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Managing money like a pro

- Alan Lavine and Gail Liberman

If you ask the wealthy how they made their money, many will tell you that they started small. At least, that's what several told us when we interviewed them for our books, "Rags to Riches (Authors Choice)" and "More Rags to Riches (Authors Choice)."

Once you start getting more money into your pocket, you can increase the amount available to invest in mutual funds.

Here are a few simple ways to help you increase savings, reduce debts and get better organized:

  • Shop for the highest-yield savings account you can find. This is easy to do at www.bankrate.com. Also monitor local newspaper ads and check credit unions. The more frequently interest is compounded, or added to interest, the better. By shopping around, you can wind up with a nice cushion of extra cash.

  • Make savings investments at the beginning of the month instead of the end of the month. That way you earn an extra 30 days more interest. Over 20 years, that can add up to a few thousand extra dollars.

  • Sign up for an automatic payroll deposit plan at work. Your savings will accumulate faster than you realize. Make the deposits manually, and it's too easy to get lazy.

  • If you religiously pay off your credit card balances monthly, consider a cash-back credit card. Check credit card terms at www.bankrate.com, www.cardratings.com, www.indexcreditcards.com and www.cardtrak.com.

  • Get revenge on credit card issuers. Know what day your billing cycle ends and time major purchases for the following day. This way, you get as much as an extra 40 to 50 days to pay the bill in full. In the meantime, your cash can earn that much more.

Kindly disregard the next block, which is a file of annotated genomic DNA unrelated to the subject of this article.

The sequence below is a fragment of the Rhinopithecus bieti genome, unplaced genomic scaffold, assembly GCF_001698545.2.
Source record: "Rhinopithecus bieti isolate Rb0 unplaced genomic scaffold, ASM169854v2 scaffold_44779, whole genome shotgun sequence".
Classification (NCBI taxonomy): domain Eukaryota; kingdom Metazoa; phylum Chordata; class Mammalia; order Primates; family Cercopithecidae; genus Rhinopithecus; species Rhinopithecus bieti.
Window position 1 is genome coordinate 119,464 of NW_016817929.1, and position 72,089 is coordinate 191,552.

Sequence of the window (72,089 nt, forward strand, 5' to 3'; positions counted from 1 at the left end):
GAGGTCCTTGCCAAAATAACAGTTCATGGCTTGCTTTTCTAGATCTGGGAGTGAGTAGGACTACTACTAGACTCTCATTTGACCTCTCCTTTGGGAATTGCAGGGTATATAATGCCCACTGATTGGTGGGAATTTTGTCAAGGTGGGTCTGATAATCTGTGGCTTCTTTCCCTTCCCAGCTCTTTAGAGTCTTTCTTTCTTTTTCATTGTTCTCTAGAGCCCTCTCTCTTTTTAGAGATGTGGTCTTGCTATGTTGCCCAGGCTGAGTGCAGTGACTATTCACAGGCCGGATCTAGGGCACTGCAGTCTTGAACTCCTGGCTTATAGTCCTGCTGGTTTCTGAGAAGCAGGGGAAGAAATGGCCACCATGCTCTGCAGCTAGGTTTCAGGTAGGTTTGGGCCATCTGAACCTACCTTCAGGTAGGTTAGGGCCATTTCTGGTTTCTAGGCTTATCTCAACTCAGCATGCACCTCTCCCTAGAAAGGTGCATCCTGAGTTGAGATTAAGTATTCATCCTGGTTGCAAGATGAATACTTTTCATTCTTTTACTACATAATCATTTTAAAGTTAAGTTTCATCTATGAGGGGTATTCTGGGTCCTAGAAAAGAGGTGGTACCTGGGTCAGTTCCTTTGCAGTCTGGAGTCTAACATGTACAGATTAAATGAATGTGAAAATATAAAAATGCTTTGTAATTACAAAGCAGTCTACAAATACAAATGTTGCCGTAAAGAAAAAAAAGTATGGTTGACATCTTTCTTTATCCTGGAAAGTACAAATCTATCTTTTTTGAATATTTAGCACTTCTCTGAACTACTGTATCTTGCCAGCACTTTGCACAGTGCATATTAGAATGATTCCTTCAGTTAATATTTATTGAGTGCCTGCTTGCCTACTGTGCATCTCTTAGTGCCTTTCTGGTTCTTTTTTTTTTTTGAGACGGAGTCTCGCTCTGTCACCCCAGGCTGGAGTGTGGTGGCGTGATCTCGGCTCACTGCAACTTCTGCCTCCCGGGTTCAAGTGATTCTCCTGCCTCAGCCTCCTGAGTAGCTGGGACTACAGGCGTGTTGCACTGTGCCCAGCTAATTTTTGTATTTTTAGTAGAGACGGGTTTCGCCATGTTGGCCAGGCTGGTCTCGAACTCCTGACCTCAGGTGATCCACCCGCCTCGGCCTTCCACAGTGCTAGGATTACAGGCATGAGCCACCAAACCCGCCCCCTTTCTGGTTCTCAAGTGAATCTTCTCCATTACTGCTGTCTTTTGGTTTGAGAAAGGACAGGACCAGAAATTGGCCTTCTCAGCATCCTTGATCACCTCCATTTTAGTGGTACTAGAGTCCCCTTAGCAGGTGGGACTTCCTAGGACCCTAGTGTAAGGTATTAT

• Pay bills online near the end of the month. The longer the money stays in your account, the more interest you stand to earn.

  • Reinvest your common stock mutual fund dividends into new shares. You benefit from the compounded growth of your investment over the years. Reinvested dividends account for about 40 percent of the total return on the stock market, notes Standard & Poor's. The rest is due to stock price appreciation.

  • Consider boosting retirement savings account returns by investing in a bond fund and having your interest reinvested in stock funds. This tactic, often used by pension funds, is a low-risk way to invest in stocks.

  • Store receipts for returnable items in one place. We have been able to return items that broke after more than a year to stores for full refunds. This can spell huge savings--particularly on major ticket items. For electronics, we staple receipts to instruction manuals.

  • If at all possible, pay property taxes once annually rather than in installments. Do the same with insurance. Not only are the rates typically cheaper, but you also stand to earn additional interest.

  • Do you routinely get a tax refund? If so, consider increasing the number of deductions on your income taxes at www.irs.gov. The longer the money stays in your account rather than that of the IRS, the more money in your pocket.


    Spouses Gail Liberman and Alan Lavine are syndicated columnists. You can purchase Alan Lavine & Gail Liberman's latest book Quick Steps to Financial Stability (QUE Publishing 2006) online at www.moneycouple.com or at your local bookstore. E-mail them at MWliblav@aol.com.

    To read more columns, please visit the column archive.

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